Rules around the inn of the whitecoats (1) in 1599
The "stately existing inn in Staad"
In 1599, the Cardinal Bishop von Constanz and the Teutonic Knights of Mainau (2) agreed on common sailing regulations for the shipmen at Meersburg and Staad.
It says, among other things, that the ferrymen should absolutely refrain from cursing, swearing, insulting and scolding. When they were lying on the shore with their Segner (3) or their "steed ships", which held a wagon with 4 to 6 horses or 4 to 6 loads (4) of wine, they should no longer, as it had been before , "fill up theirselves with wine in the inns".
They shouldn't rub strangers in the pubs either. Only as far as the two chapels that stood close to the crossing at Meersburg and Staad they were allowed to meet passengers and offer their services.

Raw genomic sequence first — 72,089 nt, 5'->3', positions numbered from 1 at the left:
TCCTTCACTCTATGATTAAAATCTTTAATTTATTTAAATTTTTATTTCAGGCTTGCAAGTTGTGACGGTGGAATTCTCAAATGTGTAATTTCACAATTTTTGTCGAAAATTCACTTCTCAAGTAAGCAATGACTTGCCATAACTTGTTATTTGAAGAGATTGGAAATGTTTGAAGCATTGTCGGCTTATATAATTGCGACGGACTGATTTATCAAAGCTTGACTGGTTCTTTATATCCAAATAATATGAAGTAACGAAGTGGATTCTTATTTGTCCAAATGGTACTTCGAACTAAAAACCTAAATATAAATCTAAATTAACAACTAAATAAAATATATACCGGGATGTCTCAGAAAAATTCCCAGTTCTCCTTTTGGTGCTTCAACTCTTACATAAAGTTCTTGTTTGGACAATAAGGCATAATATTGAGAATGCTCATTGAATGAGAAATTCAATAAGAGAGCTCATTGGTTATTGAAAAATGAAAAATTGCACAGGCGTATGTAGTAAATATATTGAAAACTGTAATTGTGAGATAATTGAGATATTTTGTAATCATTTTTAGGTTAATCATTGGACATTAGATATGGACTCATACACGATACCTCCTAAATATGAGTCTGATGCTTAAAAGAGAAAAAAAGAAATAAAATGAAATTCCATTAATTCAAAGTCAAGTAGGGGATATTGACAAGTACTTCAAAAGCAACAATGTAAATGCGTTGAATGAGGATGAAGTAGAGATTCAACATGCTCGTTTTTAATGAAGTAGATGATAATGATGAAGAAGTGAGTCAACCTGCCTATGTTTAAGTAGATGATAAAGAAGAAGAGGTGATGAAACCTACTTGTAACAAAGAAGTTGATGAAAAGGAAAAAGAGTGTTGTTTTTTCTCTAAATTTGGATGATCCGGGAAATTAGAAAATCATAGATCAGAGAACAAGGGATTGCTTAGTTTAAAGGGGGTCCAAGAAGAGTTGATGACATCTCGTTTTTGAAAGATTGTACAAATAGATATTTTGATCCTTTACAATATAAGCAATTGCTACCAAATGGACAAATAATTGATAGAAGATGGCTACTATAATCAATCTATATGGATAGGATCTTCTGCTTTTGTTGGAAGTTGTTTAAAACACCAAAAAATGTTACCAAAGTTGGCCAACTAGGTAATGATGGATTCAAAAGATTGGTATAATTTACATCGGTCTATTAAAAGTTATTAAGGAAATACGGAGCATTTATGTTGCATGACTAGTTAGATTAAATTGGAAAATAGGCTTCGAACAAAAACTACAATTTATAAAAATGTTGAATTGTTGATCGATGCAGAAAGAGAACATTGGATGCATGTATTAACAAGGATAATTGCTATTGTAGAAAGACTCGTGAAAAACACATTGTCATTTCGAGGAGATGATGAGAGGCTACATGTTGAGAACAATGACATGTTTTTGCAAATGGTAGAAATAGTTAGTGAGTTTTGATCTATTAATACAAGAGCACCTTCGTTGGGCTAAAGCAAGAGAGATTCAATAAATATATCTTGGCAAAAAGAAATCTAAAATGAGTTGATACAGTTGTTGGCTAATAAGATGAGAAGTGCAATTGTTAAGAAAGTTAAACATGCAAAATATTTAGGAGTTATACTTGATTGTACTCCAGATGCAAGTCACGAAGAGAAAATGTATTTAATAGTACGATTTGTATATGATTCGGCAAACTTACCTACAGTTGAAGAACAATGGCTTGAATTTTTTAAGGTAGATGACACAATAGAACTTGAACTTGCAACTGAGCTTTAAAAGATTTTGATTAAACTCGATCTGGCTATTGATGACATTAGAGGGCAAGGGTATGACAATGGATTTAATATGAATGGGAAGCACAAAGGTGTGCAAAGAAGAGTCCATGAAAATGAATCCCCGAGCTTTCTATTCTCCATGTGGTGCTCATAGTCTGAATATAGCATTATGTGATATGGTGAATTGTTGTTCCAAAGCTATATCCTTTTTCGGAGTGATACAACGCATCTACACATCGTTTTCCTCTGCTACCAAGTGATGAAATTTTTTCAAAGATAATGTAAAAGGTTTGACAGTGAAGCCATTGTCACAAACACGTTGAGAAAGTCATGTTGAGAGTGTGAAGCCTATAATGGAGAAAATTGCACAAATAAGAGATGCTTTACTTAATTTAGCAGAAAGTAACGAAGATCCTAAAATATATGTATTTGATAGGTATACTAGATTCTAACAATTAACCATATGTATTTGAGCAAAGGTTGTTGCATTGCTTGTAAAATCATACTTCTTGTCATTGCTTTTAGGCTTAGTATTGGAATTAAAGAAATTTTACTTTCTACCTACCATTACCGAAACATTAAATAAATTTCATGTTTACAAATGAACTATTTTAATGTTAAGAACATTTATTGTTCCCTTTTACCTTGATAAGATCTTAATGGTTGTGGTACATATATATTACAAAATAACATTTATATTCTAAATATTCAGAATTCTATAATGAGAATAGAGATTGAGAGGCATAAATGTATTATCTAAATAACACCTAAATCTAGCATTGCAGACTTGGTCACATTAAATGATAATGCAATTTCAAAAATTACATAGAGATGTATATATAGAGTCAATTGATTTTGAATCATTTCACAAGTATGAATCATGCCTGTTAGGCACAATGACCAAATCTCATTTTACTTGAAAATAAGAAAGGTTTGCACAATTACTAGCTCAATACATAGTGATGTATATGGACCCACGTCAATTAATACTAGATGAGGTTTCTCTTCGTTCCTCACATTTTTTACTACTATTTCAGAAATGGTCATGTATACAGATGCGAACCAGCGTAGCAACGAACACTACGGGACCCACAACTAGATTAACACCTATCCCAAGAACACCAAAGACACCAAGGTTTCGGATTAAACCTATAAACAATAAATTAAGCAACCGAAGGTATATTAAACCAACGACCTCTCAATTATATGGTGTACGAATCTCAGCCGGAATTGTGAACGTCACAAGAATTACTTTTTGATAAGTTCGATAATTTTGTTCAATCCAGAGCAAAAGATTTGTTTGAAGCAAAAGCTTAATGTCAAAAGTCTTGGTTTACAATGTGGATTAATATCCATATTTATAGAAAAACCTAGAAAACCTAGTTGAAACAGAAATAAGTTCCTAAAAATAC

This was an extract from the Lake Constance Chronicle
1 - The knights of the Teutonic Order wore a white coat with a black cross, hence the "white coats".
2 - Meersburg belonged to the diocese of Constance; The Bishop of Constance was therefore responsible for the Meersburg ferrymen. Staad, however, was part of the Kommende Mainau of the Teutonic Order, so that the Staad ferrymen were subordinate to the Commandery Mainau
3 - Segner are ships with a sail for transporting loads on the lake with a load capacity of 200 to 400 quintals. The largest cargo ships on Lake Constance were the Lädinen, which could load up to 2200 quintals of goods and had a crew of 6-8 people.
4 - Fuder, from Middle High German vouder, wagon load. Volume measure for wine. In Baden 1500 liters, in Württemberg and Austria between 1750 liters and 1950 liters.
The house in the state from 1662. Photo from 1897.